CREATE TABLE ACCOUNT (accnonumber(8) primary key, name varchar2(12), balance number(8,2));

Insert Operation using Prepared Statement:
import java.sql.*;
class AccountStoringApplication 
{
    public static void main (String[]args) throws ClassNotFoundException, SQLException 
    {  
        Class.forName ("oracle.jdbc.driver.OracleDriver");    
        Connection con = DriverManager.getConnection ("jdbc:oracle:thin:@localhost:1521:xe", "System", "pranaya");    
        PreparedStatement ps = con.prepareStatement ("INSERT INTO ACCOUNT VALUES(?,?,?,?)");
    
        ps.setInt (1, 1001);
        ps.setString (2, "ANURAG");
        ps.setFloat (3, 2345);
        ps.setString (4, "puri");
    
        int c = ps.executeUpdate ();
        System.out.println (c + "account created successfully");
     
        ps.setInt (1, 1002);    
        ps.setString (2, "PRANAYA");    
        ps.setFloat (3, 2345);   
        ps.setString (4, "JAJPUR");
     
        c = ps.executeUpdate ();
        System.out.println (c + " MORE account created successfully");
     
        ps.close ();
        con.close ();
    } 
}
Update Operation using Prepared Statement:

SQL Statement: UPDATE ACCOUNT SET BALANCE = BALANCE + 500 WHERE ACCNO = 1001;

Instead of writing this SQL statement, write this SQL statement with place holder (?) as shown in the below program.

import java.sql.*;
class AccountUpdatingApplication 
{
    public static void main (String[]args) throws ClassNotFoundException, SQLException 
    {  
        Class.forName ("oracle.jdbc.driver.OracleDriver");    
        Connection con = DriverManager.getConnection ("jdbc:oracle:thin:@localhost:1521:xe", "System", "pranaya");    
        PrepaaredStatement ps = con.prepareStatement("UPDATE ACCOUNT SET BALANCE = BALANCE + ? WHERE ACCNO = ?");
        
        ps.setFloat(1,500);
        ps.setInt(2,1001);
        ps.executeUpdate();
        
        ps.setFloat(1,500);
        ps.setInt(2,1002);
        ps.executeUpdate();
     
        ps.close ();
        con.close ();
    } 
}
Delete Operation using Prepared Statement in Java:

SQL Statement: DELETE FROM ACCOUNT WHERE ACCNO = 1001;

Instead of writing this SQL statement, write this SQL statement with place holder (?) as shown in the below program.

import java.sql.*;
class AccountClosingApplication 
{
    public static void main (String[]args) throws ClassNotFoundException, SQLException 
    {  
        Class.forName ("oracle.jdbc.driver.OracleDriver");    
        Connection con = DriverManager.getConnection ("jdbc:oracle:thin:@localhost:1521:xe", "System", "pranaya");    
        PrepaaredStatement ps = con.prepareStatement("DELETE FROM ACCOUNT WHERE ACCNO = ?");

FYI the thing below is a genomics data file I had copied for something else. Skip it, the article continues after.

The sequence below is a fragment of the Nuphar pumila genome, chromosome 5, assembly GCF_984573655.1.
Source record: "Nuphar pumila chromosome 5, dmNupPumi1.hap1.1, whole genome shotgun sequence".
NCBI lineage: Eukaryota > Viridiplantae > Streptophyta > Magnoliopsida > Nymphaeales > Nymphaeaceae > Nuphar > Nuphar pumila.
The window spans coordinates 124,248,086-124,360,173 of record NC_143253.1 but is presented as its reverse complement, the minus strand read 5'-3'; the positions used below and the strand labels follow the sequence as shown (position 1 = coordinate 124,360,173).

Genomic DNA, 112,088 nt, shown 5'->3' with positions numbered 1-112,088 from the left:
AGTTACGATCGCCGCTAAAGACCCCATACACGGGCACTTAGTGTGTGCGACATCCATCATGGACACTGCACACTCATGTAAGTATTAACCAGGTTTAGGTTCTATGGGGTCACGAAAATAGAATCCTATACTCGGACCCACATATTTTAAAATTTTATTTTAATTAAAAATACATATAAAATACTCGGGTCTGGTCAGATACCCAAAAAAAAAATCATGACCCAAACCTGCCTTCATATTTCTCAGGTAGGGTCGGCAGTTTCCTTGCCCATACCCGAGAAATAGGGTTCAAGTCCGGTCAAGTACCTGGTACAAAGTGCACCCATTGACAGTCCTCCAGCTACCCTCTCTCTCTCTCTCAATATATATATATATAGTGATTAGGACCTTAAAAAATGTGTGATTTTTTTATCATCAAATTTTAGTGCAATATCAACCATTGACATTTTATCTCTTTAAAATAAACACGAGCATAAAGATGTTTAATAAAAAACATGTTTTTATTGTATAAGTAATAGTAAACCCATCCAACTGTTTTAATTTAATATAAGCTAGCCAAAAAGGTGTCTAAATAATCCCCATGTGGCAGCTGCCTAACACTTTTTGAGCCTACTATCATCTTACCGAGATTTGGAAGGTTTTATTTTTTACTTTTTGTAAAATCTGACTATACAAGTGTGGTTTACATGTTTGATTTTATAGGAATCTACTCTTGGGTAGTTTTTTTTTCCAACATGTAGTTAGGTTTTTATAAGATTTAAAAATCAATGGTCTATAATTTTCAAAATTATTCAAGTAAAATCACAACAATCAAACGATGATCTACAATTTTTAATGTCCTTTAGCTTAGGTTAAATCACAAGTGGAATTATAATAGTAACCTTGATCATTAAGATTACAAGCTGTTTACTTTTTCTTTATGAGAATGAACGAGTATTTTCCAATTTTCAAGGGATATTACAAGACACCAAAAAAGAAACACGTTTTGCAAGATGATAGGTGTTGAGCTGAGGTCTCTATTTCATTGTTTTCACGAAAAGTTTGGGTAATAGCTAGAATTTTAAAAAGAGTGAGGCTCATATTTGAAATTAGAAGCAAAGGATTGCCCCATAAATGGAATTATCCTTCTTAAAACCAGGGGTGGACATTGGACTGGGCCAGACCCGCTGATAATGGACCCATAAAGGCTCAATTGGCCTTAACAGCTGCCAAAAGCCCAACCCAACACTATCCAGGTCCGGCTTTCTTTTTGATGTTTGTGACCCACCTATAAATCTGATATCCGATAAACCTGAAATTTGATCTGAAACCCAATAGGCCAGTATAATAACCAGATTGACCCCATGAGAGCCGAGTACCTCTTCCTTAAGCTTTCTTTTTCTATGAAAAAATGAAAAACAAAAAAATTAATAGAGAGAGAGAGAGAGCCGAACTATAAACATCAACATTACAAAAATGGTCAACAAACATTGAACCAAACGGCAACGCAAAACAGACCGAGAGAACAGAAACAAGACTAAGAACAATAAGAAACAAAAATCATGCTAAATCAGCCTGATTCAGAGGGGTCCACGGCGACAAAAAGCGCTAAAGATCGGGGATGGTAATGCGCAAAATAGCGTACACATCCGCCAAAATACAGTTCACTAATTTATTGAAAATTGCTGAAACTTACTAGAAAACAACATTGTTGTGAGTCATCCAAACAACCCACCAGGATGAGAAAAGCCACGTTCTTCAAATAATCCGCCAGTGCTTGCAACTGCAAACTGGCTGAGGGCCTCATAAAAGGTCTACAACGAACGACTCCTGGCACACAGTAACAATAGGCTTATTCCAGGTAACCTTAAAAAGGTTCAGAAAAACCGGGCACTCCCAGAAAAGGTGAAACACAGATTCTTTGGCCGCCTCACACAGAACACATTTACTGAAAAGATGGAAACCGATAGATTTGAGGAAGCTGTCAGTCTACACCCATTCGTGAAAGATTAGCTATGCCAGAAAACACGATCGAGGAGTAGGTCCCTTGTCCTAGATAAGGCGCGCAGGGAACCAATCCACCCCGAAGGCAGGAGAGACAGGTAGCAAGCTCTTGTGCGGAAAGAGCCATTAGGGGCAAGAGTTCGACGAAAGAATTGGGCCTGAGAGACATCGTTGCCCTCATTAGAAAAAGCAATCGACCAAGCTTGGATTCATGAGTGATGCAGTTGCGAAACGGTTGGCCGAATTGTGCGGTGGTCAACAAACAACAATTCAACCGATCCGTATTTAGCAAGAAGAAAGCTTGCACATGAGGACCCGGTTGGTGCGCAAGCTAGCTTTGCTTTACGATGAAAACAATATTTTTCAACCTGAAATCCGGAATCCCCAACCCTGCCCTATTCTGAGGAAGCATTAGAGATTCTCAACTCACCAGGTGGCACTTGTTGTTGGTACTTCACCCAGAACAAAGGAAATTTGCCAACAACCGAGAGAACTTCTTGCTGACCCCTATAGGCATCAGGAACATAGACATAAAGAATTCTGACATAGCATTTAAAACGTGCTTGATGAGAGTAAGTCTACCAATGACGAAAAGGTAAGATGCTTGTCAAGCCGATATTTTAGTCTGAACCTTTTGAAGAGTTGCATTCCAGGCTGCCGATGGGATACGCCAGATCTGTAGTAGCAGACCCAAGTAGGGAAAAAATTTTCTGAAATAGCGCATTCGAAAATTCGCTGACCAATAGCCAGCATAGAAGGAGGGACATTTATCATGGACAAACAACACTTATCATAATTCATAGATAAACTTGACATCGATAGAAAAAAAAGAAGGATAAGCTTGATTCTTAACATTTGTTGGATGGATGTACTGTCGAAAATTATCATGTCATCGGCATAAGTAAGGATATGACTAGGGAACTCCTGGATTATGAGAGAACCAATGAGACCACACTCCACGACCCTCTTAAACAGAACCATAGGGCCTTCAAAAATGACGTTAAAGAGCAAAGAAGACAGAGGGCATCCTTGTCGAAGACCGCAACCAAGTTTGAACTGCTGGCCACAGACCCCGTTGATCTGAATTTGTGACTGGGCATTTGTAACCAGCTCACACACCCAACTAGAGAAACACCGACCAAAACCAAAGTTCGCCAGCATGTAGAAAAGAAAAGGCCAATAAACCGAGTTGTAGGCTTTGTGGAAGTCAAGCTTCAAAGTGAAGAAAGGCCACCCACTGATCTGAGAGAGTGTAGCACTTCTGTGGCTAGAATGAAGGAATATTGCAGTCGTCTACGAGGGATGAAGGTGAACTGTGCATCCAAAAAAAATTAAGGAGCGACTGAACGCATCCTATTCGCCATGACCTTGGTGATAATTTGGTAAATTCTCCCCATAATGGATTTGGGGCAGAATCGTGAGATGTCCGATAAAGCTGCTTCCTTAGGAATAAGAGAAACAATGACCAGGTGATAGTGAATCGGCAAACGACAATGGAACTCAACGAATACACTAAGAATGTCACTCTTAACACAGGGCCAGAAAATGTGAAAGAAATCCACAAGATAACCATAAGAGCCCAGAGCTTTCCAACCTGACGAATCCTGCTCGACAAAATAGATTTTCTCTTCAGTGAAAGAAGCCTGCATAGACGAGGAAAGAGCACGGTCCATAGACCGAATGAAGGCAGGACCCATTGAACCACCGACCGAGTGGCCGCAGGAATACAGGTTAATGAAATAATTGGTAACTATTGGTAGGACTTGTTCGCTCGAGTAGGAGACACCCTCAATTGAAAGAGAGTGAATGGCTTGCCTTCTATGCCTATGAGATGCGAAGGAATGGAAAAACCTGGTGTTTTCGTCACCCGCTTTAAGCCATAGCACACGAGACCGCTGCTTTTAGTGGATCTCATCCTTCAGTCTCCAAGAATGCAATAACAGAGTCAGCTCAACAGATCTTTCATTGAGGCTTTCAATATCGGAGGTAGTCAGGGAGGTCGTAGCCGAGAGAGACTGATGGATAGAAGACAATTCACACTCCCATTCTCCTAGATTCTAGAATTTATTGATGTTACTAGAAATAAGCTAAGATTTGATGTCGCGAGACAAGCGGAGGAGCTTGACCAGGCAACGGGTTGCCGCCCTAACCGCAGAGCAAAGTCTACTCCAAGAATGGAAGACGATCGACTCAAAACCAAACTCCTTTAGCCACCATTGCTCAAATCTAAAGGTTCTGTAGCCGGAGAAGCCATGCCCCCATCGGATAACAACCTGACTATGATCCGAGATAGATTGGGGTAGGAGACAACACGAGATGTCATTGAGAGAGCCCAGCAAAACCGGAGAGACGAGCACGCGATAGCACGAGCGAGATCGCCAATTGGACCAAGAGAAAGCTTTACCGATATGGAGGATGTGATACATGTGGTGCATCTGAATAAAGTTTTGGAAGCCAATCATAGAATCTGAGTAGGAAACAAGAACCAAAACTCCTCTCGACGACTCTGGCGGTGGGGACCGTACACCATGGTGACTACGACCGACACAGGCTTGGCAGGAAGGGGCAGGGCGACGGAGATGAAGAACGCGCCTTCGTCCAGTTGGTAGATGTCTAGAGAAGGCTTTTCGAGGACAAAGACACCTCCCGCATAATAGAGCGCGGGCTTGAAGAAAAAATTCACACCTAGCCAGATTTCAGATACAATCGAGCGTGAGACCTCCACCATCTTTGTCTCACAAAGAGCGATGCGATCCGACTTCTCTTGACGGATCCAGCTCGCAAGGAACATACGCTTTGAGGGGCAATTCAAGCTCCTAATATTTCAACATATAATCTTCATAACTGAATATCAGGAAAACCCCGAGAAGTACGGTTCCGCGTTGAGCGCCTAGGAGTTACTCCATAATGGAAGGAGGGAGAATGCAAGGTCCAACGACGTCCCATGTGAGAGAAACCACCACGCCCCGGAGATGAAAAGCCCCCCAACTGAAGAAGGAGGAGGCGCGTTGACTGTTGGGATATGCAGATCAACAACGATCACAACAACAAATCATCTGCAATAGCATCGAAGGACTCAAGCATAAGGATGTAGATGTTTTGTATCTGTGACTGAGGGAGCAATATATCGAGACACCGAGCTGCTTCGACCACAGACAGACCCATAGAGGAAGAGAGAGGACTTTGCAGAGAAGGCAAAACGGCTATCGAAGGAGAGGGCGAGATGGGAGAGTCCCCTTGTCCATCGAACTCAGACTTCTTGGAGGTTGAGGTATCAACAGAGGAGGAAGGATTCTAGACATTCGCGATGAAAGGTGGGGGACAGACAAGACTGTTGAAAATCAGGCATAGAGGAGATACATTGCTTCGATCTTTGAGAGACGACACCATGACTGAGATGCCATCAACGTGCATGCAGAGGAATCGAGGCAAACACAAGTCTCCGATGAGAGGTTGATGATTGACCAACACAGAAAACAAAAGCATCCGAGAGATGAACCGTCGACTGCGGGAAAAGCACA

ps.setInt(1,1001);
        ps.executeUpdate();
        ps.setInt(2,1001);
        ps.executeUpdate();
     
        ps.close ();
        con.close ();
    } 
}
Retrieve Operation using Prepared Statement in Java:

SQL Statement: SELECT BALANCE FROM ACCOUNT WHERE ACCNO = 1001;

Instead of writing this SQL statement, write this SQL statement with place holder (?) as shown in the below program.

import java.sql.*;
import java.util.*;
class AccountDetailsInformation 
{  
    public static void main (String[]args) throws ClassNotFoundException, SQLException 
    {
        Class.forName ("oracle.jdbc.driver.OracleDriver"); 
        Connection con = DriverManager.getConnection ("jdbc:oracle:thin:@localhost:1521:xe", "System", "pranaya");  
        PreparedStatement ps = con.prepareStatement ("select balance from account where accno = ?");
    
        ps.setInt (1, 1001);
        ResultSet rs = ps.executeQuery ();
        if (rs.next ())
        {
            System.out.println ("A/C balance is Rs." + rs.getFloat (1));
        }
        else
            System.out.println ("A/C doesn't Exist");
    
        rs.close ();
        ps.setInt (1, 1004);
    
        ResultSet rs1 = ps.executeQuery ();   
        if (rs1.next ())
        {
            System.out.println ("A/C balance is Rs." + rs1.getFloat (1));
        }
        else
            System.out.println ("A/C doesn't Exist");
    
        rs1.close ();
        ps.close (); 
        con.close ();
    }
}
What are the Positional Parameters?

When we use PreparedStatement it should contain query with positional parameters. Positional Parameters are specified using “?” symbol. Positional Parameters are used to supply the values to query. To supply the values for positional parameters we have to use the following setter methods:

Why Close Connection object in a JDBC application?

To release the networking resources of the JDBC client held (with) by the database server, we need to close the connection.

Why Close Statement or PreparedStatement object in a JDBC application?

To release the JDBC resources of the JDBC client held (with) by the database server, we need to close the Statement/PreparedStatement.

Why Close ResultSet object in a JDBC application?

To release the data of the JDBC client held (with) by the database server, we need to close ResultSet.

In the next article, I am going to discuss Transaction Management in JDBC. Here, in this article, I try to explain the Prepared Statement in JDBC with Examples. I hope you enjoy this Prepared Statement in JDBC article.